Turtle Islands Park in Sandakan (Sabah, Malaysia)

Turtle Islands Park in Sandakan (Sabah, Malaysia)

The Turtle Islands Park situated off Sandakan in Sabah (Malaysia) are home to two species of turtle, the green and the hawksbill. They are two of the four species turtles found in Malaysian waters. Every evening, scores of female turtles go through the same arduous procedure to lay their eggs. Despite swimming long distances back to Sabah, the turtles return to the same beach regularly.

This once in a lifetime spectacle is witnessed by small groups of tourists of fortunate enough to visit the marine park. Located just 40km off Sandakan, Turtle Islands Park (Taman Pulau Pulau Penyir), comprises the islands of Selingaan, Bakkungan Kechil and Gulisaan. The park covers about 1750ha with most of this area being the waters surrounding the islands. The park provides a protected haven and a key element for the survival of various turtle species. All the islands in and around the park are important turtle breeding grounds. Unlike most other areas in Malaysia, the turtles lay eggs every night of the year, with July to October being the most frequented months.

The journey to the park across the Sulu Sea takes over an hour but during the monsoon season from December to February it could take as long as three hours in choppy waters. Selingaan Island is the only one accessible to tourists but all three islands are in the turtle programmed supervised by Sabah Parks. Selingaan is the smallest island at 8ha and its only real sign of development is a communications tower rising above the coconut lined beach. In the distance, several small islands demarcate the border with neighboring Philippines. A transboundary park has been proposed where common policies and laws would protect the islands and turtles of both countries. In May 1966, the park was established as Malaysia's first turtle hatchery. Conservation steps started long before when hunting of hawksbills was restricted in Sabah in 1927.

While most visitors arrive around lunchtime, the main event starts when the sun sets After dinner, it is a waiting game as visitors patiently relax for the ranges to announce the arrival of the first turtle. Each turtle lays about 100 eggs and then slowly crawls back to the water to recover from the ordeal. The whole process can take a few hours. Each morning the beaches are lined with tractor-like turtle tracks trailing into the water's edge. The rangers select one turtle per night for viewing the egg laying process. Huddled in a semicircle behind the groaning reptile, everyone gets a clear view of this natural spectacle. Each turtle is tagged to maintain scientific records and monitor the animal's health and the success of the programmed. To protect the eggs and enhance the hatching success, rangers carefully remove them to the safety of a nearby turtle hatchery for the 50 to 60 day incubation period. Activity is feverish as the newborn turtles emerge. It is estimated that just three percent will reach maturity.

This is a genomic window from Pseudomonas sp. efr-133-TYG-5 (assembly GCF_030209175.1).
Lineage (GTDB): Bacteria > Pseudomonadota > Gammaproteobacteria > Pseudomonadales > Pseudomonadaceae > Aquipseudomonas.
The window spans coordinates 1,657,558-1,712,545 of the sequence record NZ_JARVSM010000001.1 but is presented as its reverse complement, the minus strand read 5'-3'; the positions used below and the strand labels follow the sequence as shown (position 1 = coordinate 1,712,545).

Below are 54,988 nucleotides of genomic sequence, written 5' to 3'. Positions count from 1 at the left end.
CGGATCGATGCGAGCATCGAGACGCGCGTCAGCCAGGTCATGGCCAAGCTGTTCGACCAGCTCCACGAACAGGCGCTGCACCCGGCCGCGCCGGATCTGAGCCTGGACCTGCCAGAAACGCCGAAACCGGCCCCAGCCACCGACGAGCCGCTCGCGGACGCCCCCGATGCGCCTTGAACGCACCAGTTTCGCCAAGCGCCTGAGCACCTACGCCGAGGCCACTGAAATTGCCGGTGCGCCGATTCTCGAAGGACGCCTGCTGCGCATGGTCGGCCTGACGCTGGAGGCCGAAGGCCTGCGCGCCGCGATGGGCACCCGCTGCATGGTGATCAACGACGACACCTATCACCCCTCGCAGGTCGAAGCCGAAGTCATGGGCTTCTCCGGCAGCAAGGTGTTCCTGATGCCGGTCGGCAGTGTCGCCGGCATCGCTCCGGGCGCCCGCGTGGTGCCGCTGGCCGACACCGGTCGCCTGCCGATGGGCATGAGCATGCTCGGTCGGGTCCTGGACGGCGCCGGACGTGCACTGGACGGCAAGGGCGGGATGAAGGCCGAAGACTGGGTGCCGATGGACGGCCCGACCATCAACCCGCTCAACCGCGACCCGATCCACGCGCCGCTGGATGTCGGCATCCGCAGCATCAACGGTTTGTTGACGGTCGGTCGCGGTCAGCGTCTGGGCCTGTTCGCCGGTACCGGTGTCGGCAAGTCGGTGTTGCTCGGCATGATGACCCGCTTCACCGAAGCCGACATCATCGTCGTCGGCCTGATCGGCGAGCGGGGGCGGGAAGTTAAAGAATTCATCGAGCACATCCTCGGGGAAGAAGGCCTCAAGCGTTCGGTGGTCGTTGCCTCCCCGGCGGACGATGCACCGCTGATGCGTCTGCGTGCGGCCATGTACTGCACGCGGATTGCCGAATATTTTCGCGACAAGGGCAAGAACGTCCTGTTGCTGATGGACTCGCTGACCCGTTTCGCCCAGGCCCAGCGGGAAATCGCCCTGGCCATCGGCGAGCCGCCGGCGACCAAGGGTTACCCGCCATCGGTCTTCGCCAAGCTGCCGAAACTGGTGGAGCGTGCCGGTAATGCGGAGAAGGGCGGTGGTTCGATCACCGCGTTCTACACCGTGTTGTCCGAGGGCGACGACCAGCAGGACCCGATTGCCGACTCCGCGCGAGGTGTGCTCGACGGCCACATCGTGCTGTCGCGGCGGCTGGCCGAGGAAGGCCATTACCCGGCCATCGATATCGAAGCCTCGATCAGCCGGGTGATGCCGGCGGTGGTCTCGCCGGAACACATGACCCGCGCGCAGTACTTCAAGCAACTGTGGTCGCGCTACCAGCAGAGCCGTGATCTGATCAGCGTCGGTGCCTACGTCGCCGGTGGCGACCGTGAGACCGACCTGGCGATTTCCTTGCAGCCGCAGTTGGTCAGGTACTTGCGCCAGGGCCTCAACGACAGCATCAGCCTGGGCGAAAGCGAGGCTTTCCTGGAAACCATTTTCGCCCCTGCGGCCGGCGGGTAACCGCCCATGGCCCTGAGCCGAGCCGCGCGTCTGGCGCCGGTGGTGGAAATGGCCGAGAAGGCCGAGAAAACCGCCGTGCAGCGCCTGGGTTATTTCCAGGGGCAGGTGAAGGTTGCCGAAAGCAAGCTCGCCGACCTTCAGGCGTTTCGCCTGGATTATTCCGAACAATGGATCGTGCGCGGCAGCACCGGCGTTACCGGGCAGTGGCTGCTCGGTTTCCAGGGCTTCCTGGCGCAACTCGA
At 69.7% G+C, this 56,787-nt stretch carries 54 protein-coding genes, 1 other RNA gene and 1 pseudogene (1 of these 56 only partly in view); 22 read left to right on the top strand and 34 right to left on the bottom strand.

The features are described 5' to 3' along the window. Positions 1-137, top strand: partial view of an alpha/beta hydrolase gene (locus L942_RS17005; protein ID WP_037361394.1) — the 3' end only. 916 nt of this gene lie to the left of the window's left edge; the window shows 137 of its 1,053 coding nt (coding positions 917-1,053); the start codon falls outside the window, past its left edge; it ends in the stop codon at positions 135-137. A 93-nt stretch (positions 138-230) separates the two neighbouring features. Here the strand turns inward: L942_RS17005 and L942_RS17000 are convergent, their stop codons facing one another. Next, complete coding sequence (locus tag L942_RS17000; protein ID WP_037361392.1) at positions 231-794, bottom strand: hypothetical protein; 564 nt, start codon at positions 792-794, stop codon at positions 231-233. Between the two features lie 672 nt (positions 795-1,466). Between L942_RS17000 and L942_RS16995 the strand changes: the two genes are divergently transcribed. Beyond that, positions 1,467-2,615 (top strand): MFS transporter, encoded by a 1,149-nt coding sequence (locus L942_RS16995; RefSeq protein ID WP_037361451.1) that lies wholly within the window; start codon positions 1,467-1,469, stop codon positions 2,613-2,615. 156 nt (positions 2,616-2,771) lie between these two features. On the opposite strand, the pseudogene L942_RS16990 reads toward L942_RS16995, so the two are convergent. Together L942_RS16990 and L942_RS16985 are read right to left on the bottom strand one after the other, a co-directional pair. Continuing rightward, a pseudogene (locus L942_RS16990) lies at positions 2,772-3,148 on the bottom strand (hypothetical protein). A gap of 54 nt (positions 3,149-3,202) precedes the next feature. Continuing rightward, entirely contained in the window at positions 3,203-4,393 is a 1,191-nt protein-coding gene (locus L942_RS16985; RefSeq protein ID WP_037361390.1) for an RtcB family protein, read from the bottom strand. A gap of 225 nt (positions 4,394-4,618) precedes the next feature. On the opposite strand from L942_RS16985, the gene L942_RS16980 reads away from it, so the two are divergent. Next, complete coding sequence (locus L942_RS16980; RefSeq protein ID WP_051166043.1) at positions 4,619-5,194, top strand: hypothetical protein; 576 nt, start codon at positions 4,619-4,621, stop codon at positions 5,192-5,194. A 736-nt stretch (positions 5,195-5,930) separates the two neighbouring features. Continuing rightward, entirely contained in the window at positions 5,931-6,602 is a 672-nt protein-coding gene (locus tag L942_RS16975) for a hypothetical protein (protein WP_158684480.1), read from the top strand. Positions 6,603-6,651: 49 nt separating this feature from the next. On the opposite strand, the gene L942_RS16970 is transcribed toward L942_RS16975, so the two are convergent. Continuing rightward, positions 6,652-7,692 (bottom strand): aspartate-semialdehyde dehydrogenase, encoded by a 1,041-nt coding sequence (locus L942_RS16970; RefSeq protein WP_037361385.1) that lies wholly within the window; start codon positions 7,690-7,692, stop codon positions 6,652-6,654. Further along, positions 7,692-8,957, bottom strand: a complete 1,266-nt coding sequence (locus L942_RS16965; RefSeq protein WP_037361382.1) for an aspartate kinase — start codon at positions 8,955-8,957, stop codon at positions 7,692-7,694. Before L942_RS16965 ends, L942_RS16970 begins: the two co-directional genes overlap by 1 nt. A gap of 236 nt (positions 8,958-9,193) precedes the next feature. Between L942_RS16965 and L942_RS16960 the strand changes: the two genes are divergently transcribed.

The highlight of the evening is when visitors assist the rangers to release these hatchings into the sea. Human intervention probably contributes most to turtle survival but the activities of other people in polluting waters, collecting eggs and setting fishing nets lead to the demise of turtles. While the turtles are the star attraction, it is possible to snorkel around a coral reef on the northern side of the island. Here are exposed reef, rich in marine life, is accessible for those won don't want to venture into the water. For those who do, the waters around the island are clear and shallow enough for non-swimmers to have fun. While birdlife on the island is limited, observant and patient birdwatchers may spot white-collared kingfishers, grey herons, doves and the white-breasted sea eagle.

Accommodation on the island is restricted to 30 visitors so bookings are essential, especially during the peak season. Limiting visitor numbers is an integral part of the park's management. Visitors need to appreciate that the park was set up for the conservation of turtles. Therefore, management of both tourists and turtles is carefully orchestrated. Visitors are briefed about the procedures for viewing the turtles and the "do's and don'ts" are clearly but pleasantly outlined by the rangers.

Turtle islands is a great destination to see more of Malaysia's unique marine animals. The guarantee of seeing turtles every evening means that visitors will not be disappointed by their long journey.

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